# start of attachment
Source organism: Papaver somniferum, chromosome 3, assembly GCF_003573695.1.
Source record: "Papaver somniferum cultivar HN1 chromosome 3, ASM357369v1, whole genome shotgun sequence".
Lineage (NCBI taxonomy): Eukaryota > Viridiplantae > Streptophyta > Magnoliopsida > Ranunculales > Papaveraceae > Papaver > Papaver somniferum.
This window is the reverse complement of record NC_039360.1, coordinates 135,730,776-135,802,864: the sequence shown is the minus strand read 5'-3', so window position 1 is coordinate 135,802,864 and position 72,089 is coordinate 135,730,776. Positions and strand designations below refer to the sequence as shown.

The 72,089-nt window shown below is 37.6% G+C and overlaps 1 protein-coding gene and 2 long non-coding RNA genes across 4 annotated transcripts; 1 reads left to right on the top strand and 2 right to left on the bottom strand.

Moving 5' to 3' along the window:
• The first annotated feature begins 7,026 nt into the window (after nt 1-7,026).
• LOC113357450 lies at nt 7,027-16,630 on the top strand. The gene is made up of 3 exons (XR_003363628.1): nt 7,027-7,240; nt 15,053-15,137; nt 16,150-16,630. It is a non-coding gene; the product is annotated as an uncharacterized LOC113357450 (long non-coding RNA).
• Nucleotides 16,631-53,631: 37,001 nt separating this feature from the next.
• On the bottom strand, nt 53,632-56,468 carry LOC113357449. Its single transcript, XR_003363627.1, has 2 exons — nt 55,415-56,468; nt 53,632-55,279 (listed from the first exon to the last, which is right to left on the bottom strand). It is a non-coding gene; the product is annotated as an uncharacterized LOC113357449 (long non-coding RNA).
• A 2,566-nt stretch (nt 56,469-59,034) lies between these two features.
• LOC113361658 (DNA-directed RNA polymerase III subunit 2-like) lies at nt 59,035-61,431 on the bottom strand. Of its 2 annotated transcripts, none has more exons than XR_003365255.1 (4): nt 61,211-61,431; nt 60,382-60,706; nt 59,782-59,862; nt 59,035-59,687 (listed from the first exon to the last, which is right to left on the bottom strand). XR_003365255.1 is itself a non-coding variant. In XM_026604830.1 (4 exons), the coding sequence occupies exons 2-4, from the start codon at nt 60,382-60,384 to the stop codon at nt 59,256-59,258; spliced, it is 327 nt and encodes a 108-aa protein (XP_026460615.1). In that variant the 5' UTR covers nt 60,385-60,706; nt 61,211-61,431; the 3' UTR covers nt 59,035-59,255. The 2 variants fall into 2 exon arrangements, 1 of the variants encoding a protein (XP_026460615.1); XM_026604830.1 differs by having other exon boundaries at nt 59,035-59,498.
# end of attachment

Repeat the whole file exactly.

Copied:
Source organism: Papaver somniferum, chromosome 3, assembly GCF_003573695.1.
Source record: "Papaver somniferum cultivar HN1 chromosome 3, ASM357369v1, whole genome shotgun sequence".
Lineage (NCBI taxonomy): Eukaryota > Viridiplantae > Streptophyta > Magnoliopsida > Ranunculales > Papaveraceae > Papaver > Papaver somniferum.
This window is the reverse complement of record NC_039360.1, coordinates 135,730,776-135,802,864: the sequence shown is the minus strand read 5'-3', so window position 1 is coordinate 135,802,864 and position 72,089 is coordinate 135,730,776. Positions and strand designations below refer to the sequence as shown.

The 72,089-nt window shown below is 37.6% G+C and overlaps 1 protein-coding gene and 2 long non-coding RNA genes across 4 annotated transcripts; 1 reads left to right on the top strand and 2 right to left on the bottom strand.

Moving 5' to 3' along the window:
• The first annotated feature begins 7,026 nt into the window (after nt 1-7,026).
• LOC113357450 lies at nt 7,027-16,630 on the top strand. The gene is made up of 3 exons (XR_003363628.1): nt 7,027-7,240; nt 15,053-15,137; nt 16,150-16,630. It is a non-coding gene; the product is annotated as an uncharacterized LOC113357450 (long non-coding RNA).
• Nucleotides 16,631-53,631: 37,001 nt separating this feature from the next.
• On the bottom strand, nt 53,632-56,468 carry LOC113357449. Its single transcript, XR_003363627.1, has 2 exons — nt 55,415-56,468; nt 53,632-55,279 (listed from the first exon to the last, which is right to left on the bottom strand). It is a non-coding gene; the product is annotated as an uncharacterized LOC113357449 (long non-coding RNA).
• A 2,566-nt stretch (nt 56,469-59,034) lies between these two features.
• LOC113361658 (DNA-directed RNA polymerase III subunit 2-like) lies at nt 59,035-61,431 on the bottom strand. Of its 2 annotated transcripts, none has more exons than XR_003365255.1 (4): nt 61,211-61,431; nt 60,382-60,706; nt 59,782-59,862; nt 59,035-59,687 (listed from the first exon to the last, which is right to left on the bottom strand). XR_003365255.1 is itself a non-coding variant. In XM_026604830.1 (4 exons), the coding sequence occupies exons 2-4, from the start codon at nt 60,382-60,384 to the stop codon at nt 59,256-59,258; spliced, it is 327 nt and encodes a 108-aa protein (XP_026460615.1). In that variant the 5' UTR covers nt 60,385-60,706; nt 61,211-61,431; the 3' UTR covers nt 59,035-59,255. The 2 variants fall into 2 exon arrangements, 1 of the variants encoding a protein (XP_026460615.1); XM_026604830.1 differs by having other exon boundaries at nt 59,035-59,498.